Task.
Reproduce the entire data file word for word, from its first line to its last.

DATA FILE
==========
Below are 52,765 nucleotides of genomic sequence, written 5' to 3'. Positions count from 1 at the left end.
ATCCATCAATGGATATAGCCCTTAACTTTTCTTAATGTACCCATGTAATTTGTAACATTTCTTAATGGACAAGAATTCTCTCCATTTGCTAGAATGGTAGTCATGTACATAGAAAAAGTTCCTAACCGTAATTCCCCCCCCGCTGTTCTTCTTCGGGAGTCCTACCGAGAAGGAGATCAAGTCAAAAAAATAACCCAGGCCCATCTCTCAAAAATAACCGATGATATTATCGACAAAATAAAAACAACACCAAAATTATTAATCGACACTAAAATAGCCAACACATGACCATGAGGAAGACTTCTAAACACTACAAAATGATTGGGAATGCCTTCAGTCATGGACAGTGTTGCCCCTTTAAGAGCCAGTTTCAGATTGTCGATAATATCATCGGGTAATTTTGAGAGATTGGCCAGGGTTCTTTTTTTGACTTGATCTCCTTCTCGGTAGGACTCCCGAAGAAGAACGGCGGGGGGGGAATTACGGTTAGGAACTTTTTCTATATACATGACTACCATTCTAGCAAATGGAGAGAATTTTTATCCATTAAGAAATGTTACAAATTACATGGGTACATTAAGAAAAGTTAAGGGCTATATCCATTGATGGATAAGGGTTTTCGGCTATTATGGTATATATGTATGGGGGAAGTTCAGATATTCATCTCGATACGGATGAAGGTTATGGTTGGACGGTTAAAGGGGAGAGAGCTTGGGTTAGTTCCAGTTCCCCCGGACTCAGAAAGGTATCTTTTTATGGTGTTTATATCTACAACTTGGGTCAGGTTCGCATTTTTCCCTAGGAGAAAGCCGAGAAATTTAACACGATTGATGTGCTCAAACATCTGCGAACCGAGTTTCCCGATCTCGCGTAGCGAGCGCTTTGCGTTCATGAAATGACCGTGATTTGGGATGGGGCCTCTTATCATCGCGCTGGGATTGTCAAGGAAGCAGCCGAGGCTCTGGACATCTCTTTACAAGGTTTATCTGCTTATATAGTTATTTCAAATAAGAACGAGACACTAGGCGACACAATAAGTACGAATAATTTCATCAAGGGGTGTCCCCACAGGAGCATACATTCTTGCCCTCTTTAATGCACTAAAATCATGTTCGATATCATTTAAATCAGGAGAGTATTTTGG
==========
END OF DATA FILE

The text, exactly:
Below are 52,765 nucleotides of genomic sequence, written 5' to 3'. Positions count from 1 at the left end.
ATCCATCAATGGATATAGCCCTTAACTTTTCTTAATGTACCCATGTAATTTGTAACATTTCTTAATGGACAAGAATTCTCTCCATTTGCTAGAATGGTAGTCATGTACATAGAAAAAGTTCCTAACCGTAATTCCCCCCCCGCTGTTCTTCTTCGGGAGTCCTACCGAGAAGGAGATCAAGTCAAAAAAATAACCCAGGCCCATCTCTCAAAAATAACCGATGATATTATCGACAAAATAAAAACAACACCAAAATTATTAATCGACACTAAAATAGCCAACACATGACCATGAGGAAGACTTCTAAACACTACAAAATGATTGGGAATGCCTTCAGTCATGGACAGTGTTGCCCCTTTAAGAGCCAGTTTCAGATTGTCGATAATATCATCGGGTAATTTTGAGAGATTGGCCAGGGTTCTTTTTTTGACTTGATCTCCTTCTCGGTAGGACTCCCGAAGAAGAACGGCGGGGGGGGAATTACGGTTAGGAACTTTTTCTATATACATGACTACCATTCTAGCAAATGGAGAGAATTTTTATCCATTAAGAAATGTTACAAATTACATGGGTACATTAAGAAAAGTTAAGGGCTATATCCATTGATGGATAAGGGTTTTCGGCTATTATGGTATATATGTATGGGGGAAGTTCAGATATTCATCTCGATACGGATGAAGGTTATGGTTGGACGGTTAAAGGGGAGAGAGCTTGGGTTAGTTCCAGTTCCCCCGGACTCAGAAAGGTATCTTTTTATGGTGTTTATATCTACAACTTGGGTCAGGTTCGCATTTTTCCCTAGGAGAAAGCCGAGAAATTTAACACGATTGATGTGCTCAAACATCTGCGAACCGAGTTTCCCGATCTCGCGTAGCGAGCGCTTTGCGTTCATGAAATGACCGTGATTTGGGATGGGGCCTCTTATCATCGCGCTGGGATTGTCAAGGAAGCAGCCGAGGCTCTGGACATCTCTTTACAAGGTTTATCTGCTTATATAGTTATTTCAAATAAGAACGAGACACTAGGCGACACAATAAGTACGAATAATTTCATCAAGGGGTGTCCCCACAGGAGCATACATTCTTGCCCTCTTTAATGCACTAAAATCATGTTCGATATCATTTAAATCAGGAGAGTATTTTGG